Until the 1980s, all ballasts consisted of inductance type of ballasts also called “electromagnetic ballasts” because of the electric and magnetic fields their coils generate. Since then, more efficient electronic ballasts have been developed.
Electronic Ballasts for Fluorescent Lamps
Electronic ballasts for fluorescent lamps electronically transform the sinusoidal 50 Hz mains frequency into a square-wave voltage of higher frequency, hence their name HF electronic ballasts. The high-frequency voltage lies between 25,000 and 105,000 Hz (viz, 25–105 kHz). HF electronic ballasts work on the same inductive principle as conventional electromagnetic ballasts. At the higher frequencies, much smaller coils with correspondingly smaller losses can be used than in conventional electromagnetic ballasts. When a fluorescent lamp operates on a frequency higher than some 10 kHz, the efficiency with which the radiation is created increases. The more efficient light production combined with the lower ballast losses means that the system efficacy of fluorescent lamps operated at high frequency increases by some 20–25 % compared to that of the same lamps operated on electromagnetic ballasts.
The electronic ignition function is incorporated in the ballast. With electronic operation the exactly required starting voltage pulse can be accurately supplied to the lamp. This minimizes electrode damage and so considerably increases lamp life. Relative to lamps operated on electromagnetic ballasts, the lamp life is increased by 30–50 %.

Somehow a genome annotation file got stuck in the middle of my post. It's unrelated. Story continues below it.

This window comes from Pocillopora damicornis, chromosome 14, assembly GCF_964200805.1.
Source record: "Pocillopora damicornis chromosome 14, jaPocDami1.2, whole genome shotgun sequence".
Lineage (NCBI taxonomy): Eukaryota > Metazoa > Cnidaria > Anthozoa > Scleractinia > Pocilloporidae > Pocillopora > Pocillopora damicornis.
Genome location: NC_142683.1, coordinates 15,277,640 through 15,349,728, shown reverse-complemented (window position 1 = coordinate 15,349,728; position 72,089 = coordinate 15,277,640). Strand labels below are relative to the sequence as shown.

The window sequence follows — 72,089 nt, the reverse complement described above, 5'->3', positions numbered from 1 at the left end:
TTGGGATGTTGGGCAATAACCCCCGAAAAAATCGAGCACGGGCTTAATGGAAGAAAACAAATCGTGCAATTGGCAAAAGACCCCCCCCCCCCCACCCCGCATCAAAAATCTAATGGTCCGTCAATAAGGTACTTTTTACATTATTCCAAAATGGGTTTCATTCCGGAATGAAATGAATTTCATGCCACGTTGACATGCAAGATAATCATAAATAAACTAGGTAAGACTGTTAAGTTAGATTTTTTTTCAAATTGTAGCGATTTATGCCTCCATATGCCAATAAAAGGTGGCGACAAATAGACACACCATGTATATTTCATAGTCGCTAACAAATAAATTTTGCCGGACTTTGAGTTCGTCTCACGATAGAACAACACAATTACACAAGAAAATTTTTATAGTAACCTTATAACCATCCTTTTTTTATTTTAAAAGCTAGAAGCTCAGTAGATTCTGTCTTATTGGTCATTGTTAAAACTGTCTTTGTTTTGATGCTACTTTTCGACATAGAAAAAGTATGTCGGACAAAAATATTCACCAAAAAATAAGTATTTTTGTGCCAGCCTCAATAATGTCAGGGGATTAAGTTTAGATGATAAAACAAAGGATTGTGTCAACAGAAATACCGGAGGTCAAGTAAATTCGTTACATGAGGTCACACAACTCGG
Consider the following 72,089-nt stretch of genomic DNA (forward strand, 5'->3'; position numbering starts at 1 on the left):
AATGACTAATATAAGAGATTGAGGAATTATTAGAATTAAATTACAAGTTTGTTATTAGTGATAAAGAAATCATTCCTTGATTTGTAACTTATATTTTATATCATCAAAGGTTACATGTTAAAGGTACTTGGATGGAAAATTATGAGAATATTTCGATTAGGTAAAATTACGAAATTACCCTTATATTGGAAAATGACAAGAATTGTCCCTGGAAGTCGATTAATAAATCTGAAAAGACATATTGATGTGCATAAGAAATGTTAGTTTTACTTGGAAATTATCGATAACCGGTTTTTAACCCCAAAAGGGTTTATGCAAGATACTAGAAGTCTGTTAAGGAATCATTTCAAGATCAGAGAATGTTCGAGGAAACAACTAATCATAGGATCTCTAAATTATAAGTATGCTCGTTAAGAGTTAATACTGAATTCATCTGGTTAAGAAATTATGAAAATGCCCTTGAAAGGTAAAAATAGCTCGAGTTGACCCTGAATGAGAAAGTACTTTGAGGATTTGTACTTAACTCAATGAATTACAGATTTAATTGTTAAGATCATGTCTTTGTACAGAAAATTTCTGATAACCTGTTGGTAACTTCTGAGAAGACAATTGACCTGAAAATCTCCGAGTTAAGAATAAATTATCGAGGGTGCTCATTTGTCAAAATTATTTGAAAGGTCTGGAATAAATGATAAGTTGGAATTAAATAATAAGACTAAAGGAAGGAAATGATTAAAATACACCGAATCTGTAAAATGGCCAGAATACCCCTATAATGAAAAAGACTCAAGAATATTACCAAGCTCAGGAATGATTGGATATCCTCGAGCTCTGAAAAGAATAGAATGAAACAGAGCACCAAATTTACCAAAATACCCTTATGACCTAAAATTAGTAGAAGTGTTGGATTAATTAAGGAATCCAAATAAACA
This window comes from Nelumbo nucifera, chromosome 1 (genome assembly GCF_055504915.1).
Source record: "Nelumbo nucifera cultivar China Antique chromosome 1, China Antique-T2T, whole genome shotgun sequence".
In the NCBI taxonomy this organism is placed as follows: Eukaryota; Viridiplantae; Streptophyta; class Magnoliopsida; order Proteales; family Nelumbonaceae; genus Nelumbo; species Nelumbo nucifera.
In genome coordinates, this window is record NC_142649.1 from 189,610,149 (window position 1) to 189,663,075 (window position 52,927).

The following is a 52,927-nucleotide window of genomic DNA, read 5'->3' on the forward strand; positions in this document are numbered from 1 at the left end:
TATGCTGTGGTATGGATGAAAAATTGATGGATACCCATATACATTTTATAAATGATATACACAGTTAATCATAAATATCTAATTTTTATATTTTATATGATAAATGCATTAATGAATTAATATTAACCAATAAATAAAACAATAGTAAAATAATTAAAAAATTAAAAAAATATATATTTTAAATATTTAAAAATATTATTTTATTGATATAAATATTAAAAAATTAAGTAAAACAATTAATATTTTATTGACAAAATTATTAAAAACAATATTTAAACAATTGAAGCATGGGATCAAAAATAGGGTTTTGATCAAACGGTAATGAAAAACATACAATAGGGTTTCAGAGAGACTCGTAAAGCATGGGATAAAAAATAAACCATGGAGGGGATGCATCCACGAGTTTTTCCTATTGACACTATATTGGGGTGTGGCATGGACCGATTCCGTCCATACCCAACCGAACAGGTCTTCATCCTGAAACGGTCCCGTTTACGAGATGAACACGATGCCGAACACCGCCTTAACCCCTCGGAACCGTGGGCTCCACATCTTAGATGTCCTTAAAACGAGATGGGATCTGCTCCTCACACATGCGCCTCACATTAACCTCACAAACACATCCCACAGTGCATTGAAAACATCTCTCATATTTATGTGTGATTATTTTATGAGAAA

Electronic Ballasts for HID Lamps
Electronic ballasts for HID lamps have become available for some types of HID lamps. In contrast with HF electronically operated fluorescent lamps, there is hardly anything to be gained in terms of improved efficiency in the light-creation process by operating HID lamps on an electronic ballast. Nevertheless, energy savings are obtained, because the power losses in electronic HID ballasts are lower. The advantages of electronically operated HID lamps often lie in the better and easier control of certain lamp properties.
Drivers for LEDs
Instant starting is no problem with solid-state lamps, but they are low-voltage rectifiers that allow current to pass in one direction only. This means that the AC mains supply has to be transformed to low voltage and then rectified into a DC supply. Although a solid-state light source has a positive resistance characteristic, the voltage–current dependency is exponential in the area of operation. Small fluctuations in supply voltage therefore cause large variations in current that can damage the light source. A simple series resistor in the electrical circuit stabilizes the current to create, in fact, a “constant” current supply. In practice only miniature indicator LEDs use such a resistor. Because so much energy is lost in resistor-type drivers, all high-power, high-brightness LEDs employ electronic drivers that provide for the transformation from high voltage to low voltage, for rectification, and for the constant current supply.
Power losses in electronic drivers vary, according to their quality, between something like 10 and 30 %, with really -poor-quality drivers, as much as 50 % of the nominal wattage of the LED itself.